Peter LaBarbera is founder of the anti-gay group Americans For Truth About Homosexuality — “dedicated to exposing the homosexual activist agenda.” Earlier this week, LaBarbera published an open letter to Dr. Warren Throckmorton, calling on the psychology professor to repent and apologize for refusing to pretend that “ex-gay ministries” actually succeed in praying away the gay.
LaBarbera also nastily suggested that Throckmorton’s refusal to lie about the effects of such “ministries” casts suspicion on his claim to be a Christian:
You should either publicly apologize for undermining Scriptural (and observable) Truth — or renounce your claims to be faithful to historic Christian sexual teachings.
Peter LaBarbera should publicly apologize for being Peter LaBarbera. And if I were in Throckmorton’s shoes, I’d have informed the sniveling LaBarbera that I was referring him to Johnny Cash for the appropriate response his open letter deserves.
But Dr. Throckmorton is far more patient than I am and his elegantly gentle response — “A new test of orthodoxy” — takes pains to explain why it would be dishonest, inaccurate and unjust for him or anyone else to agree to what LaBarbera is suggesting. Here is Throckmorton:
As I understand this argument, I am wrong to claim to be an evangelical because I believe that categorical change in sexual attractions, especially for men, is rare. …
Here we have a test of orthodoxy – something that must be believed in order to be considered a Christian. In my tradition, faith in the redeeming mission of Christ is the test of faith. However, in the new orthodoxy of some in the Christian right, one must believe certain things about gays in order to be consider a Christian.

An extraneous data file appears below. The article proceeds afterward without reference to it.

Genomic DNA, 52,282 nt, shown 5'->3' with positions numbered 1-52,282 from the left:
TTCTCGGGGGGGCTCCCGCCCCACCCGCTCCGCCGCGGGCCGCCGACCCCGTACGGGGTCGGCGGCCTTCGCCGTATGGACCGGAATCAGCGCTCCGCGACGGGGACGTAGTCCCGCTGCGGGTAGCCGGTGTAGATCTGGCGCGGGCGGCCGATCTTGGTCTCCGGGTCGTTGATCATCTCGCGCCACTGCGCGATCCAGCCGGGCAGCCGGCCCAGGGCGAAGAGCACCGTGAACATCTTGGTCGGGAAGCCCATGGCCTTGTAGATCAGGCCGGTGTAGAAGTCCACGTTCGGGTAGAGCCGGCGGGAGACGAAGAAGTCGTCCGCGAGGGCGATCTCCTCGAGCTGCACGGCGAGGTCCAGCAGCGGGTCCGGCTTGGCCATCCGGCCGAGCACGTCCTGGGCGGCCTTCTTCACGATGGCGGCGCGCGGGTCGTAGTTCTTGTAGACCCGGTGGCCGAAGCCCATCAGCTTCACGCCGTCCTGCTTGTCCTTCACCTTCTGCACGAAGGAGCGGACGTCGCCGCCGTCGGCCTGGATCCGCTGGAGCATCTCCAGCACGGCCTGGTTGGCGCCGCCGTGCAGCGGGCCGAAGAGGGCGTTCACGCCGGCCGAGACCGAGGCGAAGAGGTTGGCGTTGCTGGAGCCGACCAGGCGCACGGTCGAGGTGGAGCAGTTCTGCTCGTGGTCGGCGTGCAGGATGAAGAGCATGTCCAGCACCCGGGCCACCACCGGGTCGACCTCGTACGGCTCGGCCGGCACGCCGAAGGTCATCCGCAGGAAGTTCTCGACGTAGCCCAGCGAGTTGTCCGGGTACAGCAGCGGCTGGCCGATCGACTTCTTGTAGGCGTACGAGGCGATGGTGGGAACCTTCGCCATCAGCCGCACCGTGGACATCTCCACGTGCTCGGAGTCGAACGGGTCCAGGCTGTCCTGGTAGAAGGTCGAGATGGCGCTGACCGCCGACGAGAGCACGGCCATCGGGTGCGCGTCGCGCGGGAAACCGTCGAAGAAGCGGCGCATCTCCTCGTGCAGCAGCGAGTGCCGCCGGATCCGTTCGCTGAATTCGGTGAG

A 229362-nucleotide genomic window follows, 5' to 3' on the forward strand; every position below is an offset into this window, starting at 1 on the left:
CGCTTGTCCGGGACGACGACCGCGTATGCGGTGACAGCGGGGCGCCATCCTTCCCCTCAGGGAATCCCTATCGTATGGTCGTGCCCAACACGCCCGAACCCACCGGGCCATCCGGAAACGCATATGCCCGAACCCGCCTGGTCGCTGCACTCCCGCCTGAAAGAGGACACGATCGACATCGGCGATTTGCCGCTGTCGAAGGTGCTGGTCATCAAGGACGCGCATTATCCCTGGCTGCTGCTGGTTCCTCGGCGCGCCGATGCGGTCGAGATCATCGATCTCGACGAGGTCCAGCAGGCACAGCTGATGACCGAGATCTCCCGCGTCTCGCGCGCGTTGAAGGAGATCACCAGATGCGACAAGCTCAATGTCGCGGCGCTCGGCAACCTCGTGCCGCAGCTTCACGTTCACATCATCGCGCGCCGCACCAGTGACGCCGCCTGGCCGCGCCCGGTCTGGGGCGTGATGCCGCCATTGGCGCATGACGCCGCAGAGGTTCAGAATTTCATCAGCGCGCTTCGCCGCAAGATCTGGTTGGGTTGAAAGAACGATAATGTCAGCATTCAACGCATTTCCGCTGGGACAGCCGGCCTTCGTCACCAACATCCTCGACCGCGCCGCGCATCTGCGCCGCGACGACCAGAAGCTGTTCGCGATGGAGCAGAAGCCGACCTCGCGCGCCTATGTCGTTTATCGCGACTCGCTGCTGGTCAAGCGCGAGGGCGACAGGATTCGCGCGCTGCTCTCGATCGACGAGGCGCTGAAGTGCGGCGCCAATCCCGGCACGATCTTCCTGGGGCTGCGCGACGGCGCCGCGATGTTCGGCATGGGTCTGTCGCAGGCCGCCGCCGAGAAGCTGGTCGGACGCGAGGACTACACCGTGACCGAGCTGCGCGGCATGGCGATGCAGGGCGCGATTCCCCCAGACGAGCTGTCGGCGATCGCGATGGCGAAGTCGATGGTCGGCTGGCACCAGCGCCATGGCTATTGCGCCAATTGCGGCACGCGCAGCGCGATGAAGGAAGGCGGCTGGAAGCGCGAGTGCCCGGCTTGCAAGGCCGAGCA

This is what pisses me off about constantly being told I’m “not really an evangelical.” The basis for this judgment is my unwillingness to bear false witness against my neighbors.
The increasing prevalence of this nonsense pushes people like me in one of two directions. One path would be to surrender, granting them the papal power they have arrogated to themselves to define who is and who is not “really” a member of our faith community and accepting that I no longer belong in or to that community, thereafter opting to refer to myself by some other designation, such as “post-evangelical” or some such.
That’s one option.
The second option, and the one I prefer, is to argue that I do not recognize their authority to make such a determination and that I do not accept as legitimate the claim that one must bear malicious false witness against one’s neighbors in order to be a member in good standing of the evangelical Christian community to which I have always belonged.
Unfortunately, though, I’m not always able to muster the patience to say this quite so clearly or in so many words.
This tends to compound the dispute. The self-proclaimed arbiters of orthodoxy go from saying, “He claims to be an evangelical Christian, but he deviates from the official positions on gays and abortion,” to saying, “He claims to be an evangelical Christian, but he deviates from the official positions on gays and abortion and he just told me to go f*** myself.”
But in my defense, they really, really, really had it coming.